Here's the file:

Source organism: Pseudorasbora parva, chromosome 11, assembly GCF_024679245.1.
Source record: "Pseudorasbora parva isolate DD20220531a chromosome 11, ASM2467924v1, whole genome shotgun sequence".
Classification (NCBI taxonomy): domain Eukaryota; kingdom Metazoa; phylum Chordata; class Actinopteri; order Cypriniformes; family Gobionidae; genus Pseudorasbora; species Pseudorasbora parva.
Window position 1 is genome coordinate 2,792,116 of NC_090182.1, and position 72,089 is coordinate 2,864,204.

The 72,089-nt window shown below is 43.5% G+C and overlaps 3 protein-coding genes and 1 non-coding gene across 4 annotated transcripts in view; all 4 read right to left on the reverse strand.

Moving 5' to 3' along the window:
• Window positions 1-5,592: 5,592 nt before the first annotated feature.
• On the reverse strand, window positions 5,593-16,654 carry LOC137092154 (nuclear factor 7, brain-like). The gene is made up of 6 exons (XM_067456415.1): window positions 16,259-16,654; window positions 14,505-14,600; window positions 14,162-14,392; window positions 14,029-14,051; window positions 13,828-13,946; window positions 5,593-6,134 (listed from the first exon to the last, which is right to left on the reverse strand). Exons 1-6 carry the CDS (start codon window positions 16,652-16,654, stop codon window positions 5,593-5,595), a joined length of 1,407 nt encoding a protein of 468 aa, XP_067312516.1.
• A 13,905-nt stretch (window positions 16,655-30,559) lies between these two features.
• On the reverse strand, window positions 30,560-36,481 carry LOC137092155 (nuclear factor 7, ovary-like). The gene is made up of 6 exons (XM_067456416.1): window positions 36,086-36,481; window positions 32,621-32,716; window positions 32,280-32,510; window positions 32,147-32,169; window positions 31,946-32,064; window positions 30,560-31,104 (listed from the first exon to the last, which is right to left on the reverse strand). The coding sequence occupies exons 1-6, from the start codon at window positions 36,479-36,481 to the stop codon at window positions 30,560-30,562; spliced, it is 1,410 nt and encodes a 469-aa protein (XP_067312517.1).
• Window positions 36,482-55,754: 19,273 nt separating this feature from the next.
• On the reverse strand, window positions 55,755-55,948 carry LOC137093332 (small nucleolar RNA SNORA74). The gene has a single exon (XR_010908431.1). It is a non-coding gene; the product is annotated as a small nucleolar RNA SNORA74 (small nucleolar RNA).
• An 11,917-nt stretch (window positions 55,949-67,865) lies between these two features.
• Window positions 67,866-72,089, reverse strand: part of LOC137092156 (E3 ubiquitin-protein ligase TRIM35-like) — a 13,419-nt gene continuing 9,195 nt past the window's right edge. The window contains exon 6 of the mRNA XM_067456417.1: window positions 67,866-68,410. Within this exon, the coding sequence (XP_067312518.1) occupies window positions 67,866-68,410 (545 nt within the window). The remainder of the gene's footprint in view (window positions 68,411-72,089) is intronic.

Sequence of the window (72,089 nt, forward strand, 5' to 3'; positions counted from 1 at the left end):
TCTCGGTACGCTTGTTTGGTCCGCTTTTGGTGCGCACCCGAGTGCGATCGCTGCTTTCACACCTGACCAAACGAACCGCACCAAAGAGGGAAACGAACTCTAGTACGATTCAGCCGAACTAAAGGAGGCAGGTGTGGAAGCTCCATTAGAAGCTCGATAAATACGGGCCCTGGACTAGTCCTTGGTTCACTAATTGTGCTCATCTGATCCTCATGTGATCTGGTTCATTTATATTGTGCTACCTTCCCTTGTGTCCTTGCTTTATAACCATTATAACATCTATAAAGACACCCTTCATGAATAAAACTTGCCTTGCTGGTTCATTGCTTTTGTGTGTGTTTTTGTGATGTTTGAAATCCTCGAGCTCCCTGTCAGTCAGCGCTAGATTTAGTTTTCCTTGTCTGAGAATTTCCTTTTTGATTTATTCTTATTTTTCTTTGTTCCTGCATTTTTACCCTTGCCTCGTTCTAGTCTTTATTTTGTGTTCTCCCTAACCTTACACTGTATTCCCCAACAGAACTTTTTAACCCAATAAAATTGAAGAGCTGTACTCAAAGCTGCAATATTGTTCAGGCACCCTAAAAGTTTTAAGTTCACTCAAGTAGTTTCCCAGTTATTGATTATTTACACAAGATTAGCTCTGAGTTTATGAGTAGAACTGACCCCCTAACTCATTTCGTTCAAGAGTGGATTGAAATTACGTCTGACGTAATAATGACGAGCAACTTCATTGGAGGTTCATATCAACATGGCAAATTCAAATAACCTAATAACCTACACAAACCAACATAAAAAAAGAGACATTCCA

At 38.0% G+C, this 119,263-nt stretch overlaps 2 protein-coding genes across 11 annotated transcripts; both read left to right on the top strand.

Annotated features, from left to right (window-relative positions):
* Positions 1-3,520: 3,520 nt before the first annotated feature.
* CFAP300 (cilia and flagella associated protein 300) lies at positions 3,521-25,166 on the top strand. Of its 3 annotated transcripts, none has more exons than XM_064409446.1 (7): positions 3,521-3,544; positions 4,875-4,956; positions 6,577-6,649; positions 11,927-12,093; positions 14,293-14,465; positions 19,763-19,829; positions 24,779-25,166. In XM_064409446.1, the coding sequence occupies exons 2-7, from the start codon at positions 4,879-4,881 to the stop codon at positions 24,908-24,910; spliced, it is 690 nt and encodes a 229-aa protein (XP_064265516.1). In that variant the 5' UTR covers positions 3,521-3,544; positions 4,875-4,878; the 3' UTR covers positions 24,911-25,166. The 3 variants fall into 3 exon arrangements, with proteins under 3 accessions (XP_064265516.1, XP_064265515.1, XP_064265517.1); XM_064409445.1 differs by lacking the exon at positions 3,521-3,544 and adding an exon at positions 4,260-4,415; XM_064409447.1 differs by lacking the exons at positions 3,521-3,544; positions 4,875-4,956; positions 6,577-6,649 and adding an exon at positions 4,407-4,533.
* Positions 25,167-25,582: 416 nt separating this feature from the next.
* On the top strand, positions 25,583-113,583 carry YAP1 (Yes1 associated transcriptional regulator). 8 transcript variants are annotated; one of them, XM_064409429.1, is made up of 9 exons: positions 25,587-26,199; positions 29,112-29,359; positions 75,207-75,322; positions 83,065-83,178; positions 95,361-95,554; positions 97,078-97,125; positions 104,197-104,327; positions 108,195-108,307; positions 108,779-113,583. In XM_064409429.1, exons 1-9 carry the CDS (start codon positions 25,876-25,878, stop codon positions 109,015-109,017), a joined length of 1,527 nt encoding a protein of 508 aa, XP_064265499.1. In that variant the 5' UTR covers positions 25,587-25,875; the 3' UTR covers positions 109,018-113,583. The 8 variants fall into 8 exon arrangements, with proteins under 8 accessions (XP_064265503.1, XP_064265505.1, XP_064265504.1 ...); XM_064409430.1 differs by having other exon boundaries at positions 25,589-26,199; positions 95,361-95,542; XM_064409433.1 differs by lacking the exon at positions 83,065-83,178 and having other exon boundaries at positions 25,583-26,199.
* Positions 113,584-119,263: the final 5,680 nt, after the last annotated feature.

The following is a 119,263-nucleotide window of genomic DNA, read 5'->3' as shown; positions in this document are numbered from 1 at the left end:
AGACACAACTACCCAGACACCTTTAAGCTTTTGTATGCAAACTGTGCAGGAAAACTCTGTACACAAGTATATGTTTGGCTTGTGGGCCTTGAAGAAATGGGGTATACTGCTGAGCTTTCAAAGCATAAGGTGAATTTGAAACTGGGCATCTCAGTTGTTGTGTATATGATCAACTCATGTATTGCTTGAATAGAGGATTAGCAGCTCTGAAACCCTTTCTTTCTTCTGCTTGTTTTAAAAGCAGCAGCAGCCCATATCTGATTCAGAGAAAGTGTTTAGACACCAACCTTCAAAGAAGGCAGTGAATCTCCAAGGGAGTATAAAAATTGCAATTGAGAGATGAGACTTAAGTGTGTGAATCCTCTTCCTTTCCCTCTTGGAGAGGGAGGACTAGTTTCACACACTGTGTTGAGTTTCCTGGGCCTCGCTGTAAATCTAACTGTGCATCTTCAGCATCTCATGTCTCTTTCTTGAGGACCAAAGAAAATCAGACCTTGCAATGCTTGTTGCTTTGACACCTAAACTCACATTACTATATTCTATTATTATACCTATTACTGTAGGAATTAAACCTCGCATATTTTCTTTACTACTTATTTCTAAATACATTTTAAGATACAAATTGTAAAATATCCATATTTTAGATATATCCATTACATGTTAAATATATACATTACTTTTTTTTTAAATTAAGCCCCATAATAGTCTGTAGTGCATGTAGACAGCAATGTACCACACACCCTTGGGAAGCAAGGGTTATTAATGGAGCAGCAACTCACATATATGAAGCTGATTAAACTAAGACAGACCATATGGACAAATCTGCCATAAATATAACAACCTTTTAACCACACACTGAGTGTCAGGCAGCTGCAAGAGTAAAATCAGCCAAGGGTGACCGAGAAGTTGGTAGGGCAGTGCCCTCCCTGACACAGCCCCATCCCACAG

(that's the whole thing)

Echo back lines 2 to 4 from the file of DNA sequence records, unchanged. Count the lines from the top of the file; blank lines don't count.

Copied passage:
Source record: "Pseudorasbora parva isolate DD20220531a chromosome 11, ASM2467924v1, whole genome shotgun sequence".
Classification (NCBI taxonomy): domain Eukaryota; kingdom Metazoa; phylum Chordata; class Actinopteri; order Cypriniformes; family Gobionidae; genus Pseudorasbora; species Pseudorasbora parva.
Window position 1 is genome coordinate 2,792,116 of NC_090182.1, and position 72,089 is coordinate 2,864,204.